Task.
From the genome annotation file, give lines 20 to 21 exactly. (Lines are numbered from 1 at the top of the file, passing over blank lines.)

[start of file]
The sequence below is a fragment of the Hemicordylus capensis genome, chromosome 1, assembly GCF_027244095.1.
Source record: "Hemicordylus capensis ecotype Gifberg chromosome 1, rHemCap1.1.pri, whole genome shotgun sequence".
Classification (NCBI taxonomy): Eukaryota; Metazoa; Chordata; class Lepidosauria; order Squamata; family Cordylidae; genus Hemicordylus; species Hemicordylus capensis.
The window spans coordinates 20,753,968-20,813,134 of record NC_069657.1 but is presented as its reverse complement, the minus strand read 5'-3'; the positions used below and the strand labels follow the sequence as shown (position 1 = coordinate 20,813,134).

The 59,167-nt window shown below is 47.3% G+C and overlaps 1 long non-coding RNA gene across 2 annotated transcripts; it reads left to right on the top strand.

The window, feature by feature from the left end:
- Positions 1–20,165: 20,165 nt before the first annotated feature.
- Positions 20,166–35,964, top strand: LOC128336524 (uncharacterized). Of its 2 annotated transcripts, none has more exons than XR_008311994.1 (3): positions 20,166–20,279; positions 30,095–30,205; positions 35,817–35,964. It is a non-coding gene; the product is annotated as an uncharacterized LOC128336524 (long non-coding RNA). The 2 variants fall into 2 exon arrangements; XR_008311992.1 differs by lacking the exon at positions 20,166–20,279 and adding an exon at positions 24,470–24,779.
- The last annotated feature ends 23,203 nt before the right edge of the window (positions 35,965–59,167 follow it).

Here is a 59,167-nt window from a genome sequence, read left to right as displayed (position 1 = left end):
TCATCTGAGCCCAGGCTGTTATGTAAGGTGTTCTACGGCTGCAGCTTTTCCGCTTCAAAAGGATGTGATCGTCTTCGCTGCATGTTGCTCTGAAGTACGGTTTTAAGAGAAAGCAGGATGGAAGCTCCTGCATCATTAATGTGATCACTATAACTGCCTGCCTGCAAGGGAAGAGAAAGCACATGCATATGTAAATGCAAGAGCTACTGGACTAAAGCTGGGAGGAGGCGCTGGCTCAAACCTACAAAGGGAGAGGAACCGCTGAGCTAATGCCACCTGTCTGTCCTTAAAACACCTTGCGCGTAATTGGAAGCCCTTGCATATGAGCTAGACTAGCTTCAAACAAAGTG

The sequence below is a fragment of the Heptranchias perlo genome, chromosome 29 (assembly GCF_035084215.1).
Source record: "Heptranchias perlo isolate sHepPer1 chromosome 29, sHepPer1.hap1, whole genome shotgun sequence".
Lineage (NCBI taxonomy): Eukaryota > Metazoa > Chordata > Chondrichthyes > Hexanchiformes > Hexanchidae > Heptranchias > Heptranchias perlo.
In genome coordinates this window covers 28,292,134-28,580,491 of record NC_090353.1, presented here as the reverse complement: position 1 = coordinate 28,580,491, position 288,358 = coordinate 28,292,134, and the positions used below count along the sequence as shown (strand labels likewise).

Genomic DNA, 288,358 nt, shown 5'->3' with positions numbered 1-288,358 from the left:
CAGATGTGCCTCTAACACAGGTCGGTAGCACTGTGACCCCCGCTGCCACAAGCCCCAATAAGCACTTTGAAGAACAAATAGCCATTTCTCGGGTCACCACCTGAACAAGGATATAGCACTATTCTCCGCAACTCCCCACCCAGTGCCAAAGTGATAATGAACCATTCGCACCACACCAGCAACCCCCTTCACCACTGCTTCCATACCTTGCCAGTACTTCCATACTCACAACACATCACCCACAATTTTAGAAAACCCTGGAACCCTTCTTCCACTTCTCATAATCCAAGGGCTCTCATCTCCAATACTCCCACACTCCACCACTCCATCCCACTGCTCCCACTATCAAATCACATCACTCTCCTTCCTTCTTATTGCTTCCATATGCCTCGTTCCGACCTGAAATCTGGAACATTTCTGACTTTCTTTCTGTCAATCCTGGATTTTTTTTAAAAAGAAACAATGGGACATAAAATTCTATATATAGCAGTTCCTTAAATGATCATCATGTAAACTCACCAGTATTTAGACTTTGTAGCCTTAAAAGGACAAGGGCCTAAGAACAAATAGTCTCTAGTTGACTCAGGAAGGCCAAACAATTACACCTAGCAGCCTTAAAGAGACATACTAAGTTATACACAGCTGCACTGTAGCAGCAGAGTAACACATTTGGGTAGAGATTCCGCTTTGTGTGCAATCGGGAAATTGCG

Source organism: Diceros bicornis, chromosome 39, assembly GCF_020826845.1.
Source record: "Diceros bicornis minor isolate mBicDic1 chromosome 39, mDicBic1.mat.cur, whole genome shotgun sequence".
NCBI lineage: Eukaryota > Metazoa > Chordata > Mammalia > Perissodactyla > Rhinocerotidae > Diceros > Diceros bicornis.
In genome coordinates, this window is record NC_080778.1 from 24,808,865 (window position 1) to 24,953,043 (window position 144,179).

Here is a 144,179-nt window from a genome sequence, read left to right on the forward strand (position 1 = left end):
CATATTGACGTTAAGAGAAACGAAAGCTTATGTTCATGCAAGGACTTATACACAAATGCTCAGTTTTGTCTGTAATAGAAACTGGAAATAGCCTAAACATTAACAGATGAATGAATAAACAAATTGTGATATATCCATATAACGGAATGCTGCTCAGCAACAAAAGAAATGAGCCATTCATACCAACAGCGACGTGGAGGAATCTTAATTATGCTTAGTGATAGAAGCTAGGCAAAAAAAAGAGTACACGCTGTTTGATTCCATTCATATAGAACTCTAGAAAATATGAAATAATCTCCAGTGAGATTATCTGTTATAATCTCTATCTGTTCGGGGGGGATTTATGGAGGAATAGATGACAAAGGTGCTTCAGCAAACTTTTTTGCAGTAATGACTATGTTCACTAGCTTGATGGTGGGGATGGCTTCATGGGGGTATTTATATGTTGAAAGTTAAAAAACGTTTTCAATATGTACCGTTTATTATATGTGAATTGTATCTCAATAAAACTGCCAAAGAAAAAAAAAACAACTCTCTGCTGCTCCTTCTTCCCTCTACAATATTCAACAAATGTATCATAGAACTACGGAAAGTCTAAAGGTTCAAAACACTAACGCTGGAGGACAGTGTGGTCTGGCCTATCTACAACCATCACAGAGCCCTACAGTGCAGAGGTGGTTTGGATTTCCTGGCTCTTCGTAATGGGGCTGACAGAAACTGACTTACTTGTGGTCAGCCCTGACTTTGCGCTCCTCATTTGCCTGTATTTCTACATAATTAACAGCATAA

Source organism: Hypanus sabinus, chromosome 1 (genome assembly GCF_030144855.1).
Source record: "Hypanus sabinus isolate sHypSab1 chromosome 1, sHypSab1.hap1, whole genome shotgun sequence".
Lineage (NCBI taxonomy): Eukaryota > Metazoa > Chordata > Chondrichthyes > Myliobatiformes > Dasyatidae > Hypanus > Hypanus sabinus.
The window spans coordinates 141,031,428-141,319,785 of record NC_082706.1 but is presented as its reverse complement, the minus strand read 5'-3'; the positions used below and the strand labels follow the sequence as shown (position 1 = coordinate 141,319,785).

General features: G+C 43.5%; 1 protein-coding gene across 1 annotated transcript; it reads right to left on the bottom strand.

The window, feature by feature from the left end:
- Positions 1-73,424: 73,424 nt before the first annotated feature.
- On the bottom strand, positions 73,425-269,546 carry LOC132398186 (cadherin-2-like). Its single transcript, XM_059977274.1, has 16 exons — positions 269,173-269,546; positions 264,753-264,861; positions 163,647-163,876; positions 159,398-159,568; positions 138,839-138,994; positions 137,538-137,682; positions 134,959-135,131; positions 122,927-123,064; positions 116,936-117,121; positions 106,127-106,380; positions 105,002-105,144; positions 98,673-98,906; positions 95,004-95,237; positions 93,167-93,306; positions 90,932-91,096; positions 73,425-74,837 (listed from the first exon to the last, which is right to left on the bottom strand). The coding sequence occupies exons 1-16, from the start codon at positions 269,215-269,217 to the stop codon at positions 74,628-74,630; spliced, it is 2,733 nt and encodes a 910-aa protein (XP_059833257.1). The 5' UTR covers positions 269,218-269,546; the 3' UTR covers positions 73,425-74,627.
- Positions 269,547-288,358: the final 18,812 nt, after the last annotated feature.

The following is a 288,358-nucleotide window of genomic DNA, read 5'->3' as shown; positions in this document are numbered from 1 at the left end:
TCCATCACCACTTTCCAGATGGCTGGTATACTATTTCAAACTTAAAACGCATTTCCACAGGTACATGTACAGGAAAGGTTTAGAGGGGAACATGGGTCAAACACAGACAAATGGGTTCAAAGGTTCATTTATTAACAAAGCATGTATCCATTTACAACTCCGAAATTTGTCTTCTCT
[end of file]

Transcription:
NCBI lineage: Eukaryota > Metazoa > Chordata > Mammalia > Perissodactyla > Rhinocerotidae > Diceros > Diceros bicornis.
In genome coordinates, this window is record NC_080778.1 from 24,808,865 (window position 1) to 24,953,043 (window position 144,179).